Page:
Solution of these problems has been achieved by the present invention, which relates to a processed whey protein powder comprising a partial heat-denatured protein and a non-denatured whey protein. This whey protein powder can be prepared by adding a non-denatured whey protein to a solution of partial heat-denatured whey protein, and drying the solution. Accordingly, the present invention also relates to the process for manufacturing the processed whey protein powder. Specifically, the process for manufacturing the processed whey protein powder of the present invention comprises preparing a whey protein solution in a concentration of 0.5% to 15%, a concentration range wherein the whey protein does not coagulate when heated to a temperature higher than the heat-denaturing temperature of the whey protein, i.e. 55 C. or higher, and at a pH of 6-8, heating this solution to the heat denaturing temperature of the whey protein, i.e. 55-120 C., to obtain a partial heat-denatured whey protein, adding a non-denatured whey protein to this solution, and drying the resulting solution.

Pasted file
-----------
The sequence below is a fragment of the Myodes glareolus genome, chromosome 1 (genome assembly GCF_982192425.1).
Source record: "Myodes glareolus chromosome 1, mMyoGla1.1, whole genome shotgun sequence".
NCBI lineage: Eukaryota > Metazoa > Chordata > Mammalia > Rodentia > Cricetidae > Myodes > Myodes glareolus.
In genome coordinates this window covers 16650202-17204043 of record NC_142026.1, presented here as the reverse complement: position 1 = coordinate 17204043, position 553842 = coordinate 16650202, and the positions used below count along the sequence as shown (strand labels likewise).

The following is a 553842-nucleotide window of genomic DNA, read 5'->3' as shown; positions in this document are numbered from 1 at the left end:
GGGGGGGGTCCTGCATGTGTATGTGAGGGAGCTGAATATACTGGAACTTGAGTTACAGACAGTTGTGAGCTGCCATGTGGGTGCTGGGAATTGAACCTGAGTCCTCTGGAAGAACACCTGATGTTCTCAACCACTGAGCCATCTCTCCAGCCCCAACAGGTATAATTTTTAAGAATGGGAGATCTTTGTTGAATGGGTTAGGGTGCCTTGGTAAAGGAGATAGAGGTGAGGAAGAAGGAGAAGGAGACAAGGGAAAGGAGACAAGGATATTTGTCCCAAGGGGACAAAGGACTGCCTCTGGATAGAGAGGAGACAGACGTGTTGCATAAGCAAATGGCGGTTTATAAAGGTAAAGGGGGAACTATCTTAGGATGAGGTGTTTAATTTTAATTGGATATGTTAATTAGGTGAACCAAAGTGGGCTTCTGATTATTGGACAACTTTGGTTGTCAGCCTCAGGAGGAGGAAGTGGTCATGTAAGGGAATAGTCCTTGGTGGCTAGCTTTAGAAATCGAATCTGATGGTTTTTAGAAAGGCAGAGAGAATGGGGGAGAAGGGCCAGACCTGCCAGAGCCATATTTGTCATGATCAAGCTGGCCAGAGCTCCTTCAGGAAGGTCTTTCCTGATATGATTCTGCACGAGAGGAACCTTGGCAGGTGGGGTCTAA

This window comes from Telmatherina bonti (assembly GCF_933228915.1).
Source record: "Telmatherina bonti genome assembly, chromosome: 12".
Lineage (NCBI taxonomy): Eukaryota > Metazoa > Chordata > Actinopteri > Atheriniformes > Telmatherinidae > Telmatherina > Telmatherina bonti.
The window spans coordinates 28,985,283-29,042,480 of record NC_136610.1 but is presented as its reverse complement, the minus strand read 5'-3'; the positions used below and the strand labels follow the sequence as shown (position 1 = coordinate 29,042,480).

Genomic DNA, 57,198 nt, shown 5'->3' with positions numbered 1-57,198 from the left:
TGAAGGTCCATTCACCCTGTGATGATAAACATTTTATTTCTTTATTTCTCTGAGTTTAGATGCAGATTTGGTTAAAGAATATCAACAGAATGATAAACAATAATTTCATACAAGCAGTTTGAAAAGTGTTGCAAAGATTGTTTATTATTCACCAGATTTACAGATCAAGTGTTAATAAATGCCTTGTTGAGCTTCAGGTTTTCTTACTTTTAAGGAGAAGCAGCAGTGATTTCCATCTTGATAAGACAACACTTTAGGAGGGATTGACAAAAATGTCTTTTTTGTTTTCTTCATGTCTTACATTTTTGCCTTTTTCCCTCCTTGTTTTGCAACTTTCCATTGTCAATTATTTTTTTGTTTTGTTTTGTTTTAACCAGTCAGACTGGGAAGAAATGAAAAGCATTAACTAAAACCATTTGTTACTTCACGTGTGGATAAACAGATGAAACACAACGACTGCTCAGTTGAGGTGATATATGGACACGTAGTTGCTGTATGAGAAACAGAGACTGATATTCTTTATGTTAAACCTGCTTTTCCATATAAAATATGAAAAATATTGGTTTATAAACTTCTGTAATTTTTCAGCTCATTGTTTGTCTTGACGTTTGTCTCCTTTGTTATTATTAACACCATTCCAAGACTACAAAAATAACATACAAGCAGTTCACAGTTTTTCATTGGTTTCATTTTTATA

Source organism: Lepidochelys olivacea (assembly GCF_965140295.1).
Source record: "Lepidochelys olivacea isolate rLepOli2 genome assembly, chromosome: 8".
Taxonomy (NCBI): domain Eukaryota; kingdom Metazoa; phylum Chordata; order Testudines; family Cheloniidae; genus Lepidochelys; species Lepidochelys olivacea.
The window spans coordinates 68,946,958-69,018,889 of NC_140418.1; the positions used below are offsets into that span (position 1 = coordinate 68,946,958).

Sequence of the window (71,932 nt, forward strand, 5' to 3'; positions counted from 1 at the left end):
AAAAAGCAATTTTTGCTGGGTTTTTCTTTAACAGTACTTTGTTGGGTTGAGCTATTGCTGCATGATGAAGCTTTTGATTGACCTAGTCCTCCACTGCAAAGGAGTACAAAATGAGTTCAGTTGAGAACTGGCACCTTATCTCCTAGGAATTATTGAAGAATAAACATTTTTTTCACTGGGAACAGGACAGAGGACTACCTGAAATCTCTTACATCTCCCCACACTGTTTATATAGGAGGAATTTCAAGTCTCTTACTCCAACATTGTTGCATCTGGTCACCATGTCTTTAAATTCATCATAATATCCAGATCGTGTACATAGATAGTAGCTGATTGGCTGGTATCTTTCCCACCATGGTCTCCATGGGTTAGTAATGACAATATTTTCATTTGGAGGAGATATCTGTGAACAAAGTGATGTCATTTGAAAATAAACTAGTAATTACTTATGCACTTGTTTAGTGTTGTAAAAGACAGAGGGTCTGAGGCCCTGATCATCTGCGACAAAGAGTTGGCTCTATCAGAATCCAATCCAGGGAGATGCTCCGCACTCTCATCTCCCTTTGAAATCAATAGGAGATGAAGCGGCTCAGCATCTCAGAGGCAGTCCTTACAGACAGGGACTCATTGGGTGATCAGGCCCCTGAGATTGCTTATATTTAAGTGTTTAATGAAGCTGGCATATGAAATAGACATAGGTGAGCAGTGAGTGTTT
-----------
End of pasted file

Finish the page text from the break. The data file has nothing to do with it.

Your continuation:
A whey protein solution is commonly known to coagulate by heating to produce a fragile gel when the concentration is higher than 15%. To prevent such a gel formation, a solution of whey protein at a concentration of 15% or less, preferably 5% to 12%, is heated to a temperature of 55 to 120 C., and preferably to 65 to 95 C., for 1 to 120 minutes. This treatment causes the whey protein to be partialy heat-denatured and causes a hydrophobic part to appear on the surface of the whey protein molecules which are spherical.